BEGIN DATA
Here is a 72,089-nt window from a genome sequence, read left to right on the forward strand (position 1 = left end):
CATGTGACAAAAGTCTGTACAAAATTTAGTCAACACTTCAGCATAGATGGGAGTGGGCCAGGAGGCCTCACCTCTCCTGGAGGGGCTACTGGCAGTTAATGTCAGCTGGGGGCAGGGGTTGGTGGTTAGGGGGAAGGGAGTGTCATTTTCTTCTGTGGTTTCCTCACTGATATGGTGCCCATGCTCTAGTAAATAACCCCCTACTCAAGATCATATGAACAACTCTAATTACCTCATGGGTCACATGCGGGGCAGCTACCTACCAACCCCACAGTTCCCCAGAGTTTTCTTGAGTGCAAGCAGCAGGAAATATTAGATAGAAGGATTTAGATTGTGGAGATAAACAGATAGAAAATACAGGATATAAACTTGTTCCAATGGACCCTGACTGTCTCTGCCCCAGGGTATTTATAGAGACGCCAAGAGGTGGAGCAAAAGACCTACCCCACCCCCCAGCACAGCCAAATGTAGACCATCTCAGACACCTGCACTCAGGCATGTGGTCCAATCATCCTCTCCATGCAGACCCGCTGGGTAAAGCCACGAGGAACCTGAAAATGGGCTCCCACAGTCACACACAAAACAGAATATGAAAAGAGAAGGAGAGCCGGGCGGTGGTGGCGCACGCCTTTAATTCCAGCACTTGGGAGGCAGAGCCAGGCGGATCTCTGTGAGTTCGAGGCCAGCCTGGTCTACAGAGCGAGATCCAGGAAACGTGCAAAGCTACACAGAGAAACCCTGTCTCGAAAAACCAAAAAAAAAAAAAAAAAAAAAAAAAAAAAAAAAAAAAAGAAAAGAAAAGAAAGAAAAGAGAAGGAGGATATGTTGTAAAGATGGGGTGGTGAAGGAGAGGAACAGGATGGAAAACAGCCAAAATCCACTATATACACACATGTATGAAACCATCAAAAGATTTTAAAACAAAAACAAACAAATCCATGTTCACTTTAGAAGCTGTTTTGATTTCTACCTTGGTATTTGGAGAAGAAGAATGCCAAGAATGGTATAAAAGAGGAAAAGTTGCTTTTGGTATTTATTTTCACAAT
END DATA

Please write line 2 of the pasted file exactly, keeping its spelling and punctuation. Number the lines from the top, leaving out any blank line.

CATGTGACAAAAGTCTGTACAAAATTTAGTCAACACTTCAGCATAGATGGGAGTGGGCCAGGAGGCCTCACCTCTCCTGGAGGGGCTACTGGCAGTTAATGTCAGCTGGGGGCAGGGGTTGGTGGTTAGGGGGAAGGGAGTGTCATTTTCTTCTGTGGTTTCCTCACTGATATGGTGCCCATGCTCTAGTAAATAACCCCCTACTCAAGATCATATGAACAACTCTAATTACCTCATGGGTCACATGCGGGGCAGCTACCTACCAACCCCACAGTTCCCCAGAGTTTTCTTGAGTGCAAGCAGCAGGAAATATTAGATAGAAGGATTTAGATTGTGGAGATAAACAGATAGAAAATACAGGATATAAACTTGTTCCAATGGACCCTGACTGTCTCTGCCCCAGGGTATTTATAGAGACGCCAAGAGGTGGAGCAAAAGACCTACCCCACCCCCCAGCACAGCCAAATGTAGACCATCTCAGACACCTGCACTCAGGCATGTGGTCCAATCATCCTCTCCATGCAGACCCGCTGGGTAAAGCCACGAGGAACCTGAAAATGGGCTCCCACAGTCACACACAAAACAGAATATGAAAAGAGAAGGAGAGCCGGGCGGTGGTGGCGCACGCCTTTAATTCCAGCACTTGGGAGGCAGAGCCAGGCGGATCTCTGTGAGTTCGAGGCCAGCCTGGTCTACAGAGCGAGATCCAGGAAACGTGCAAAGCTACACAGAGAAACCCTGTCTCGAAAAACCAAAAAAAAAAAAAAAAAAAAAAAAAAAAAAAAAAAAAAGAAAAGAAAAGAAAGAAAAGAGAAGGAGGATATGTTGTAAAGATGGGGTGGTGAAGGAGAGGAACAGGATGGAAAACAGCCAAAATCCACTATATACACACATGTATGAAACCATCAAAAGATTTTAAAACAAAAACAAACAAATCCATGTTCACTTTAGAAGCTGTTTTGATTTCTACCTTGGTATTTGGAGAAGAAGAATGCCAAGAATGGTATAAAAGAGGAAAAGTTGCTTTTGGTATTTATTTTCACAAT